Is a BBC WS claim about Israeli politicians true?

The August 16th edition of the BBC World Service programme ‘Newshour‘ included an item (from 48:53 here) in which the BBC managed to shoehorn Israel into its coverage of last weekend’s shocking incidents in Virginia, USA.

Presenter Owen Bennett-Jones told worldwide listeners that:

“Video of the white supremacists in Charlottesville clearly shows them chanting openly antisemitic slogans, with organisers amongst other things complaining that President Trump allowed his daughter to marry a Jewish man.

While President Trump has come under a lot of flack from Jewish leaders and politicians in the US for his perceived hesitancy in condemning the groups, in Israel Prime Minister Netanyahu and most politicians have been rather more muted regarding what the president said. So why is that?”

The issue of whether or not it is appropriate for politicians from any country to comment on the internal affairs of another state is not discussed in this item and listeners are not given an answer to the question of why Bennett-Jones singled out Israeli politicians rather than those in any other nation. But is the claim regarding Israeli politicians made by Bennett-Jones accurate?

Earlier on the same day that this item was broadcast, the Times of Israel published an article titled “Israeli politicians reject Trump claim of two sides to Virginia hate march“.

““There aren’t two sides,” Yair Lapid, head of the centrist Yesh Atid party, said in a Wednesday statement.

“When neo-Nazis march in Charlottesville and scream slogans against Jews and in support of white supremacy, the condemnation has to be unambiguous. They represent hate and evil. Anyone who believes in the human spirit must stand against them without fear.” […]

Tzipi Livni, a former justice minister and No. 2 in the opposition Zionist Union faction, also rejected Trump’s assertion.

“When it comes to racism, anti-Semitism and Nazism, there are never two equal sides. There’s good and there’s evil. Period,” she said in a Wednesday statement. […]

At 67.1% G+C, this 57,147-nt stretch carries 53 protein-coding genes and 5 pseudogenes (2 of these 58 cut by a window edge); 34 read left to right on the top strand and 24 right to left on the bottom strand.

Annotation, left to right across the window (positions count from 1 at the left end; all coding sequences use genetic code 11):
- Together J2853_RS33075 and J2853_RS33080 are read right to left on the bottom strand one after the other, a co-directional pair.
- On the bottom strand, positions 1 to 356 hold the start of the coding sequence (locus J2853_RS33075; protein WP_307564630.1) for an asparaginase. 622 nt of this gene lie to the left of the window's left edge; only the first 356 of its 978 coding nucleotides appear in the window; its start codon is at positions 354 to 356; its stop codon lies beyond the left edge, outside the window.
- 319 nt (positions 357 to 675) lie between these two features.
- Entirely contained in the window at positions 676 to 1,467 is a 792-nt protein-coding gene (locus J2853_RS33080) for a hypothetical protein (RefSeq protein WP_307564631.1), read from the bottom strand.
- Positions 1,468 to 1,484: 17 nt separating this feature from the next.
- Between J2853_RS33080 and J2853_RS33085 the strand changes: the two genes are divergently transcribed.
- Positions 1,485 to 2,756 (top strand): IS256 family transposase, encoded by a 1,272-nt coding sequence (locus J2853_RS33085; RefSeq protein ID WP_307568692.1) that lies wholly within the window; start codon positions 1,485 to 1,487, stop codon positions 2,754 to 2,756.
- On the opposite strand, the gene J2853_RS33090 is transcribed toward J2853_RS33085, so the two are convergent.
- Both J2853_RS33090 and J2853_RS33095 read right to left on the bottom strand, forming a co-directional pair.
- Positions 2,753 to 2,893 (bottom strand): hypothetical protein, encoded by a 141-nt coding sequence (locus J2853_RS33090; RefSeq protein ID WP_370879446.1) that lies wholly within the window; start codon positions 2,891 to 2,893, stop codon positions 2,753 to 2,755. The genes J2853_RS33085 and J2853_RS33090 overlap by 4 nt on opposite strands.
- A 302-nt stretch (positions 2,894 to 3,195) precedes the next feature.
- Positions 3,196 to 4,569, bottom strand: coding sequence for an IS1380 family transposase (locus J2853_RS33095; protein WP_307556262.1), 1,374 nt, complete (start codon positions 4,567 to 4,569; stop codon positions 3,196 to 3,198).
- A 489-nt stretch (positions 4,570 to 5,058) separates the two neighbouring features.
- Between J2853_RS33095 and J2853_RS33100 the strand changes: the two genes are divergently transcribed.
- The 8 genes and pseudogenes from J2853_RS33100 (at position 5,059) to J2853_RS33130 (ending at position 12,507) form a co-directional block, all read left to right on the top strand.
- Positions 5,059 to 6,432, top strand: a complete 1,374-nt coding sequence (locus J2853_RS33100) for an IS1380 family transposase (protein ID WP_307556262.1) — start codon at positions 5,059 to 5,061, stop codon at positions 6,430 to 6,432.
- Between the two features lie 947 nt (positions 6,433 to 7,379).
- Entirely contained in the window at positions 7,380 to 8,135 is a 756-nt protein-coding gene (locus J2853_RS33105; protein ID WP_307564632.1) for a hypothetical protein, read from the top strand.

…Justice Minister Ayelet Shaked […] urged that the neo-Nazis face prosecution.

“The neo-Nazis in the United States should be prosecuted,” she said Tuesday. Allowing them to march violently through American streets “was not the intention of the American Constitution. A democratic state does not have to tolerate such phenomena.”

On Sunday [Naftali] Bennett, who heads the Jewish Home party, condemned the white supremacist rally in Charlottesville and called on US leaders to denounce its “displays of anti-Semitism.”

“The unhindered waving of Nazi flags and symbols in the US is not only offensive towards the Jewish community and other minorities, it also disrespects the millions of American soldiers who sacrificed their lives in order to protect the US and entire world from the Nazis,” he said in a statement

“The leaders of the US must condemn and denounce the displays of anti-Semitism seen over the past few days,” he added.”

In addition to those decidedly not “muted” statements, the Israeli prime minister put out a tweet condemning the racism and, despite members of the Knesset currently being on holiday, a number of other politicians from a range of parties likewise made their views on the matter clear – including Michael Oren, Zahava Galon, Revital Swid, Ksenia Svetlova, Manuel Trachtenburg, Avi Gabbai, Yehuda Glick, Yitzhak Herzog, Dov Hanin, Shelly Yechimovich, Amir Peretz, Meirav Michaeli, Ayelet Nachmias-Verbin, Miki Rosental, Nachman Shai, Itzik Shmuli and Tamar Zandberg – who even went on American TV two days before this ‘Newshour’ programme was aired to talk about the issue.

And yet, the BBC apparently came to the bizarre conclusion that it was accurate to describe the responses from those Israeli politicians and others as “muted”.

Another interesting aspect of this item comes in Bennett-Jones’ introduction of his interviewee. [emphasis added]

“Ruthie Blum is a Trump voter living in Tel Aviv and a conservative commentator too with a number of publications including the Jerusalem Post.”

Seeing as in the past the BBC has on countless occasions failed to comply with its own editorial guidelines on impartiality by refraining from clarifying the “particular viewpoint” of interviewees,  that detailed introduction is noteworthy.

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BBC News report on JCC bomb threats promotes irrelevant videos